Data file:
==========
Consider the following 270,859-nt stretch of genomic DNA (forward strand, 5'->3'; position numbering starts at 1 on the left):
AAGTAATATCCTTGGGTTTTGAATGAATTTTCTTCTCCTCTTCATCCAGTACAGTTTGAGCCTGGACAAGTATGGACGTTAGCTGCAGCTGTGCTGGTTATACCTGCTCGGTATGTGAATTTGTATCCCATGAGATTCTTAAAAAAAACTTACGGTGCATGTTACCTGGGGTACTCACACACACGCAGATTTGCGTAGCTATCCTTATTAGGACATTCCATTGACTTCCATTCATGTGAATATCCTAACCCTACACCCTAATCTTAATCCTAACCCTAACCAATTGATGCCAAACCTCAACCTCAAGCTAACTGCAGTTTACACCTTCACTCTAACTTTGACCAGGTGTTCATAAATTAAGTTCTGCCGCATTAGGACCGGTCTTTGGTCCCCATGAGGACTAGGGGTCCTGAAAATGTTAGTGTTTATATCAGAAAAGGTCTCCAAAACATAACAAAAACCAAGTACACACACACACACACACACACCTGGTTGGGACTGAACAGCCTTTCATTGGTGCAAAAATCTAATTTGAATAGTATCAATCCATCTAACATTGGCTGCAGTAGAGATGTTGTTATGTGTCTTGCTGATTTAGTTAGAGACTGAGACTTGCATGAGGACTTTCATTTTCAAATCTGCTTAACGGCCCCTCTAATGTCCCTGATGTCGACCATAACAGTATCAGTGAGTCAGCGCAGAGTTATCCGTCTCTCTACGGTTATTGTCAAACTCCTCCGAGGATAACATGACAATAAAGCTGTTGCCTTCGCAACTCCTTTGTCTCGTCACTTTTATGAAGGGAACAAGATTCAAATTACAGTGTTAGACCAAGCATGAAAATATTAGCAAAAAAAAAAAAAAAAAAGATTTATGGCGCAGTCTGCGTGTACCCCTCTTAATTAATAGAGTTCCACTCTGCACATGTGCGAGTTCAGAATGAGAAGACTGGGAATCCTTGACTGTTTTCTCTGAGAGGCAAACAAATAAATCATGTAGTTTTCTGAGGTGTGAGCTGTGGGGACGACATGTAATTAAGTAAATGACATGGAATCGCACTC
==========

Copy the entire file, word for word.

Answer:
Consider the following 270,859-nt stretch of genomic DNA (forward strand, 5'->3'; position numbering starts at 1 on the left):
AAGTAATATCCTTGGGTTTTGAATGAATTTTCTTCTCCTCTTCATCCAGTACAGTTTGAGCCTGGACAAGTATGGACGTTAGCTGCAGCTGTGCTGGTTATACCTGCTCGGTATGTGAATTTGTATCCCATGAGATTCTTAAAAAAAACTTACGGTGCATGTTACCTGGGGTACTCACACACACGCAGATTTGCGTAGCTATCCTTATTAGGACATTCCATTGACTTCCATTCATGTGAATATCCTAACCCTACACCCTAATCTTAATCCTAACCCTAACCAATTGATGCCAAACCTCAACCTCAAGCTAACTGCAGTTTACACCTTCACTCTAACTTTGACCAGGTGTTCATAAATTAAGTTCTGCCGCATTAGGACCGGTCTTTGGTCCCCATGAGGACTAGGGGTCCTGAAAATGTTAGTGTTTATATCAGAAAAGGTCTCCAAAACATAACAAAAACCAAGTACACACACACACACACACACACCTGGTTGGGACTGAACAGCCTTTCATTGGTGCAAAAATCTAATTTGAATAGTATCAATCCATCTAACATTGGCTGCAGTAGAGATGTTGTTATGTGTCTTGCTGATTTAGTTAGAGACTGAGACTTGCATGAGGACTTTCATTTTCAAATCTGCTTAACGGCCCCTCTAATGTCCCTGATGTCGACCATAACAGTATCAGTGAGTCAGCGCAGAGTTATCCGTCTCTCTACGGTTATTGTCAAACTCCTCCGAGGATAACATGACAATAAAGCTGTTGCCTTCGCAACTCCTTTGTCTCGTCACTTTTATGAAGGGAACAAGATTCAAATTACAGTGTTAGACCAAGCATGAAAATATTAGCAAAAAAAAAAAAAAAAAAGATTTATGGCGCAGTCTGCGTGTACCCCTCTTAATTAATAGAGTTCCACTCTGCACATGTGCGAGTTCAGAATGAGAAGACTGGGAATCCTTGACTGTTTTCTCTGAGAGGCAAACAAATAAATCATGTAGTTTTCTGAGGTGTGAGCTGTGGGGACGACATGTAATTAAGTAAATGACATGGAATCGCACTC